Sep 04 2009

Bulleh Shah – To Me, I Am Not Known

Published by at 9:41 am under Poetry

Bulleh! to me, I am not known
by Bulleh Shah

Not a believer inside the mosque, am I
Nor a pagan disciple of false rites
Not the pure amongst the impure
Neither Moses, nor the Pharaoh

Bulleh! to me, I am not known

Not in the holy Vedas, am I
Nor in opium, neither in wine
Not in the drunkard`s intoxicated craze
Niether awake, nor in a sleeping daze

Bulleh! to me, I am not known

In happiness nor in sorrow, am I
Neither clean, nor a filthy mire
Not from water, nor from earth
Neither fire, nor from air, is my birth

Bulleh! to me, I am not known

Not an Arab, nor Lahori
Neither Hindi, nor Nagauri
Hindu, Turk, nor Peshawari
Nor do I live in Nadaun

Bulleh! to me, I am not known

Secrets of religion, I have not known
From Adam and Eve, I am not born
I am not the name I assume
Not in stillness, nor on the move

Bulleh! to me, I am not known

I am the first, I am the last
None other, have I ever known
I am the wisest of them all
Bulleh! do I stand alone?

Bulleh! to me, I am not known

/ Photo by austinevan /

Bulleh Shah has given us a riddle to unravel today.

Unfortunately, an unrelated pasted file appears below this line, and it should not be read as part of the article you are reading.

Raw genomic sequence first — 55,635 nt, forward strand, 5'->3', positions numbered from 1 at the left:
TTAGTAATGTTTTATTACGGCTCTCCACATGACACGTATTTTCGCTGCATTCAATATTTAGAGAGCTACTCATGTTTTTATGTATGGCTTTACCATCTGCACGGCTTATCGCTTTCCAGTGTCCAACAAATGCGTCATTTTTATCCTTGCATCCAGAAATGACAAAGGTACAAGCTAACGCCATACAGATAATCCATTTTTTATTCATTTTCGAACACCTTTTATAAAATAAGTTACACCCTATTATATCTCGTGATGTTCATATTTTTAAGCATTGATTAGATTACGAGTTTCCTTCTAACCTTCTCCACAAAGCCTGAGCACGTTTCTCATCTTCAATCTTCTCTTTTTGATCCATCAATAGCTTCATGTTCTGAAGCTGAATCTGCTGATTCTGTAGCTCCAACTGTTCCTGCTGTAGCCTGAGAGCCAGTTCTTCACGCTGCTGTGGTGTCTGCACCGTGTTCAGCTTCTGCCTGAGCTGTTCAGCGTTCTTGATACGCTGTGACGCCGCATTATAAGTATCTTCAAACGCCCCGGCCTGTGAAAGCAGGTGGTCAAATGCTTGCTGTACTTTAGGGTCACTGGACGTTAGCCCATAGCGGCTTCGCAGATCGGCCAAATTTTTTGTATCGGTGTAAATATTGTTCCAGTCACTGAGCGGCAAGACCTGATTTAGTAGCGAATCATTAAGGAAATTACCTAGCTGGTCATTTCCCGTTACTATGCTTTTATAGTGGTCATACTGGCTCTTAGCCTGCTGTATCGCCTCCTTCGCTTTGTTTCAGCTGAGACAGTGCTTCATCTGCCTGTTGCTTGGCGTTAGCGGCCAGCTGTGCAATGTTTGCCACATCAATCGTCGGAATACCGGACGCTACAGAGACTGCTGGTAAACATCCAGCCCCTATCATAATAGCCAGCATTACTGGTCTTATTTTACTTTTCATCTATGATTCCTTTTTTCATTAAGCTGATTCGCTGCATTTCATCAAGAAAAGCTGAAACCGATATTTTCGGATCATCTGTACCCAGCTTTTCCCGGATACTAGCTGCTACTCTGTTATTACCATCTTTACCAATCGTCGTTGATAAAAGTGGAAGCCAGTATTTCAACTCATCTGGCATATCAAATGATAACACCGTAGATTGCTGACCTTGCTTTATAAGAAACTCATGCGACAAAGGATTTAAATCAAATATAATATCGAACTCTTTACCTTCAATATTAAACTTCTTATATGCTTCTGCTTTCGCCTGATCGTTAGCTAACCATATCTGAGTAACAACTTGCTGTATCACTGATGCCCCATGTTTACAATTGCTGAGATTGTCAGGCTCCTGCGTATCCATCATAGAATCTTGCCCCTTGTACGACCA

Bulleh! to me, I am not known

Ask yourself, What or who is not known when he keeps saying that he is “not known”? How can he say to himself that he is not known?

The little self, the ego, the self of attributes with a place in the world, the self that answers to the name Bulleh (“I am not the name I assume”) — that self can’t know the deeper Self. Why? Because the True Self is far too immense. The True Self is “not a believer… nor a pagan.” The True Self is not involved “in happiness nor in sorrow.” The True Self is too big to be contained by those definitions; it permeates them and encompasses them, without being caught by them.

Not from water, nor from earth
Neither fire, nor from air, is my birth

The True Self is not hemmed in by beginnings and ending.

From Adam and Eve, I am not born

One’s True Self is eternal.

I am the first, I am the last

And utterly whole and all-encompasing, with nothing external.

None other, have I ever known

No surprise then that the little self that clings to definitions and boundaries cannot know the Self Bulleh speaks of. The great, flowing vastness one IS, well, it is perceived, but it is not ‘known.’

Bulleh! to me, I am not known

If you want to encounter the deepest mystery, look in the mirror.

Bulleh Shah, Bulleh Shah poetry, Muslim / Sufi poetry Bulleh Shah

Pakistan (1680 – 1758) Timeline
Muslim / Sufi

Mir Bulleh Shah Qadiri Shatari, often referred to simply as Bulleh Shah (a shortened form of Abdullah Shah) lived in what is today Pakistan. His family was very religious and had a long tradition of association with Sufis. Bulleh Shah’s father was especially known for his learning and devotion to God, raising both Bulleh Shah and his sister in a life of prayer and meditation.